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La Parra (Municipality, Extremadura, Spain)

Last modified: 2020-10-25 by ivan sache
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Flag of La Parra - Image by "Josejuandm", Wikimedia Commons, 16 March 2020

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Presentation of La Parra

The municipality of La Parra (lit., The Grapevine; 1,346 inhabitants in 2019; 7,820 ha; municipal website) is located 60 km south-east of Badajoz and 30 km north-west of Zafra.

La Parra was already settled in the Prehistoric times, as evidenced by the dolmens found near the St. Peter's chapel and elsewhere.
The St. John's chapel was most probably built on the site of an old Roman temple or of a wine-growing estate. Remains and tombs, still to be studied, are found in the neighborhood; a funerary stele excavated in 1706 is inscribed DMS (Sacred Manes deities) HELVIA CEMODESIA ANN. XXXX H.S.E.S.T.T.L. (Helvia Cemodesia, aged 40, lies here, may the ground be light to you) L.BLAIVS CALPVRNIANVS MATRI. PIENTISSIMAE POSVIT (The most pious mother of Lucius Blaius Calpurnianus, who erected it [to honor her]). Some authors claim that the estate was called Vitis Calpurniana, that is, Calpurnianus' Vineyard. The produced grapes were most probably sold to Emerita Augusta (Mérida).

La Parra might have been settled by the Visigoths, as evidenced by the baptismal font of the parish church. The village was moved to the hill slope, rich in sources, in a place known today as La Fuente (The Fountain).
In 1229, King Alfonso IX reconquered Zafra from the Moors, and, most probably, La Parra, which he abandoned a few years later. The area was eventually incorporated to Castile in 1237-1238 by the military religious orders commissioned by Ferdinand III the Saint. Details of the reconquest of La Parra, hoever, are not known. The local tradition says that La Parra was re-settled by the Knight Templars, who cound thereforecontrol the natural strait connecting Mérida to Jérez de los Caballeros.

From 1294 to 1304, La Parra belonged to Alonso Pérez de Guzmán, lord of Sanlúcar de Barrameda and a famous defender of Tarifa. Transferred to the Council of Badajoz, La Parra was offered in 1343 by Alfonso XI to Enrique Enríquez "el Mozo", lord de Villalba de los Barros, Caudillo mayor of the Diocese of Jaén and King's Justicia mayor. Acquired in 1349 by the Council of Badajoz, the town was destroyed by the Portuguese in 1385. On 26 February 1394, Henry III transferred the rebuilt town, together with Zafra and Feria, to Gómez I Suárez de Figueroa, as a reward for the support of his father, Lorenzo I Suárez de Figueroa, Master of the Order of Saint John. The Master commissioned his procurator, Alvaro Martínez de Apont, to take possession of the towns, which caused the population's wrath and an appeal tabled to the king by the Council of Badajoz. After six months of negotiation with the Council and the notables of La Parra, Alvaro Martínez took possession of the town and of its domains and dependencies on 10 September 1394.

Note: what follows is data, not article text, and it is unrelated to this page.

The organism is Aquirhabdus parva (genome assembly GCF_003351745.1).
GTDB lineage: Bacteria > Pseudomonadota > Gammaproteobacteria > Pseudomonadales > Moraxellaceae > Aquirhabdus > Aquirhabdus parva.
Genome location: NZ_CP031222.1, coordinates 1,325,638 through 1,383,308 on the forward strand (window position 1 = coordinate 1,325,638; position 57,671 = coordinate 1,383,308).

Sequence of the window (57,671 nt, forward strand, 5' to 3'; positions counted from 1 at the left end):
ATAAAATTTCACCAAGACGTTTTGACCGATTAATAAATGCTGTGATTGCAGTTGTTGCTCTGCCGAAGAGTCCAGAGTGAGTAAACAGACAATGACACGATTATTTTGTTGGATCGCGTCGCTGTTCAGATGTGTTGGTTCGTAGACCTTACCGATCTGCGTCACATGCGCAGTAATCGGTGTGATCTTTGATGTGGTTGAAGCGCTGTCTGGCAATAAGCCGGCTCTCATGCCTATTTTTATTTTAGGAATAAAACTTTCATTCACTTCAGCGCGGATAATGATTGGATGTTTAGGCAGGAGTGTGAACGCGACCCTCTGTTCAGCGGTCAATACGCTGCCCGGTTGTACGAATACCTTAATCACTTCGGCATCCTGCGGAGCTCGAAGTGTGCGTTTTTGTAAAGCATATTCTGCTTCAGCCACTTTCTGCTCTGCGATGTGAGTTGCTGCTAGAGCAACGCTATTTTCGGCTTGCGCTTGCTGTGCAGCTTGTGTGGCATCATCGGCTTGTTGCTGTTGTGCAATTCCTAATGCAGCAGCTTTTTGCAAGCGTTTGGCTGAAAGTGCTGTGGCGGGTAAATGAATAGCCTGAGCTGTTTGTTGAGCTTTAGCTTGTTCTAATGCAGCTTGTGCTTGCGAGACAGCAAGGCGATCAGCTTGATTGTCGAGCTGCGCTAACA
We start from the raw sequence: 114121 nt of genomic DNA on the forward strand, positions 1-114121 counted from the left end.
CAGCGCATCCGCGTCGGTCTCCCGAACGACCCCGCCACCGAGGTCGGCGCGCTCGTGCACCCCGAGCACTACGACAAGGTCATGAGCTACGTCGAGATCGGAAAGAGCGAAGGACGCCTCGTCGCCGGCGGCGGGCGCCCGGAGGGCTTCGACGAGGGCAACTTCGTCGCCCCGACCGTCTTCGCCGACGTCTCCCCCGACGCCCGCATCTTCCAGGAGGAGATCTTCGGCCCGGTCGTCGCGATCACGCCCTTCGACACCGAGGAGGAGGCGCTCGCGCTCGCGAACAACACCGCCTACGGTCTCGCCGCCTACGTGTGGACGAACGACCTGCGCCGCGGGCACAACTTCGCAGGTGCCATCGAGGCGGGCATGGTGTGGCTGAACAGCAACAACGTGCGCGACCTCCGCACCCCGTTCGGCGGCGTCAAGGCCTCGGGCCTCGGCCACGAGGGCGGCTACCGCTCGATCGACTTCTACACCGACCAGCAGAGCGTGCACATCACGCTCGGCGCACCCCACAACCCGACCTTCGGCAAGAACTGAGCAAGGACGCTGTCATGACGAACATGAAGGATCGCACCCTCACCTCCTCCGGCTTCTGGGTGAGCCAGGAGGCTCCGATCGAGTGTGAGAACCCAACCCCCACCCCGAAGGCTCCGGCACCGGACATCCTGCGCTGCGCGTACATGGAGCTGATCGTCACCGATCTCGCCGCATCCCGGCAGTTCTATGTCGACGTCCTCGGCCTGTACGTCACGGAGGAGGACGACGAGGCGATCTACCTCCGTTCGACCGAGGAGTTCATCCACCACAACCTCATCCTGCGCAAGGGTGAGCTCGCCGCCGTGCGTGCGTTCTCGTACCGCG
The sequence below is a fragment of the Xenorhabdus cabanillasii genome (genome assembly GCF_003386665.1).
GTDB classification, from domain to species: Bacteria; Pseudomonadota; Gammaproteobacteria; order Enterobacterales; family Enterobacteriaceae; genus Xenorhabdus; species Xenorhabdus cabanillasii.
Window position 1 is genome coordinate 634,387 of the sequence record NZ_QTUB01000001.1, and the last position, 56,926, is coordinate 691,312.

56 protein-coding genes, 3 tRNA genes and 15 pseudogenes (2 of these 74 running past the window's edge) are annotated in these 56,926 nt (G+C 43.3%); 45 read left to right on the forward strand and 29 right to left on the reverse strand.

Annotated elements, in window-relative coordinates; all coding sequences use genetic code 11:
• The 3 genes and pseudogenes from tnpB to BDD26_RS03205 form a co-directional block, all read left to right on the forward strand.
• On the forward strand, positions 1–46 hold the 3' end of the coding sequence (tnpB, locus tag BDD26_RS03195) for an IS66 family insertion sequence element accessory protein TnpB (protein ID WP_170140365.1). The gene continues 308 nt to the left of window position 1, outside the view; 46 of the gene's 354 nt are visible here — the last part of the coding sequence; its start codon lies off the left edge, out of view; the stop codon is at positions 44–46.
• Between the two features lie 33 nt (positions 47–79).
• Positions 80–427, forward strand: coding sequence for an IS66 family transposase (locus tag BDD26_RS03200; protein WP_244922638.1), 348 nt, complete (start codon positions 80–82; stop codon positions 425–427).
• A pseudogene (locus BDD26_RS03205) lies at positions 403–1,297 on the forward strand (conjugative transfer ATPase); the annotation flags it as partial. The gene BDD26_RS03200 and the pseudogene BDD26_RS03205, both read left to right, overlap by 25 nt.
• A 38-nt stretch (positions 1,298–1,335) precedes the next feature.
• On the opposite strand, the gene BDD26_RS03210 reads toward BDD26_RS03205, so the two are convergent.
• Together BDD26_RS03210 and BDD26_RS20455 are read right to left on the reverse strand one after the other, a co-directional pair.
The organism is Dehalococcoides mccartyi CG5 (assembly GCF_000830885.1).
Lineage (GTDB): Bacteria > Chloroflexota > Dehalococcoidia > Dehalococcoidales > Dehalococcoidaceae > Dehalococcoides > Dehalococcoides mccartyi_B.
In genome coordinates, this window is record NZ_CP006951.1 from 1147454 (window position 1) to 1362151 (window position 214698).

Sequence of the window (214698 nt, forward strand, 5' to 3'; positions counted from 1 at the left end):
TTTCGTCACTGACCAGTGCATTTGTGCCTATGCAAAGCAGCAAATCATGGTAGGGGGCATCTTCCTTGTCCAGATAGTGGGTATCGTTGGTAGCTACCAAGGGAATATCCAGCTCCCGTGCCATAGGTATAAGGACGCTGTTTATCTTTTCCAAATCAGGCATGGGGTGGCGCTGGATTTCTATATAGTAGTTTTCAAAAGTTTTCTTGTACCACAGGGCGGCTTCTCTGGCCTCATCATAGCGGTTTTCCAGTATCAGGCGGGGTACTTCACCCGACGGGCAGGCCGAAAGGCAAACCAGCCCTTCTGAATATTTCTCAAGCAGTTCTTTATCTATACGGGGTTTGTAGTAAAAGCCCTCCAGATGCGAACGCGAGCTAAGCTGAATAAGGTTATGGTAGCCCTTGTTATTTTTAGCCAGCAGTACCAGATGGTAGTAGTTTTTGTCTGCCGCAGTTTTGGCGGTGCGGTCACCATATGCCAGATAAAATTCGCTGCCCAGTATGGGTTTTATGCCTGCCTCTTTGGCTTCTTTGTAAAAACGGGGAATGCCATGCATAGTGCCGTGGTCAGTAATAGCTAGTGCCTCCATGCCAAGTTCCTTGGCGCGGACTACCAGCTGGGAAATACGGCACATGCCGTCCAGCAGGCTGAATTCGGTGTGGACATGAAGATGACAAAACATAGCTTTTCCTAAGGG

According to the parish priest, Vicente Navarro del Castillo, 21 natives of La Parra were involved in the conquest of America. The town indeed yielded much more conquistadores: a family composed of more than 12 members settled in Venezuela in 1557 and subsequently contributed to the conquet of New Granada and Peru. Those emigrants were probably under the Inquisition's threat, since there is no official record of their exit from Spain. They original family name is unknown, while they adopted in America the name of their original town, following the use of the time. The most salient members were Jerónimo de la Parra, founder of Trujillo, and his son, Juan Ruíz de la Parra, Mayor of Barquisimeto.

Ivan Sache, 16 March 2020

Flag of La Parra

The flag (photo) and arms of La Parra, adopted on 29 July 2002 by the Municipal Council and validated on 8 May 2003 by the Assessing Council of Honors and Distinctions of the Government of Extremadura, are prescribed by an Order adopted on 12 May 2003 by the Government of Extremadura and published on 24 May 2003 in the official gazette of Extremadura, No. 60, pp. 7,519-7,520 (text).
The symbols are described as follows:

Flag: Rectangular, in proportions 2:3. Composed of two equal horizontal stripes, the upper, white, and the lower, yellow. Charged in the center with the municipal coat of arms in full color.
Coat of arms: Or a mount vert ensigned by a grapevine fructed all proper. The shield surmounted by a Royal crown closed.

The Royal Academy of History validated the proposed symbols "without inconvenience". The arms were those of the Bejarano lineage, lords of Orellana.
[Boletín de la Real Academia de la Historia. 186:3, 470. 1989]

Alvar García Bejarano, erected first lord of La Parra by King Henry II in 1375, was commissioned to re-settle the area. His father was one of thr survivors of the slaughter of the Bejarano lineage ordered in 1289 in Badajoz by Sancho IV.
The tradition says that Alvar built the castle of Orellana on the highest point of the village, close to the parish church. Partially demolished, the castle keeps a stone coat of arms of the Bejarano lineage dated form the late 16th century.
[Lista Roja de la Serena]

Ivan Sache, 16 March 2020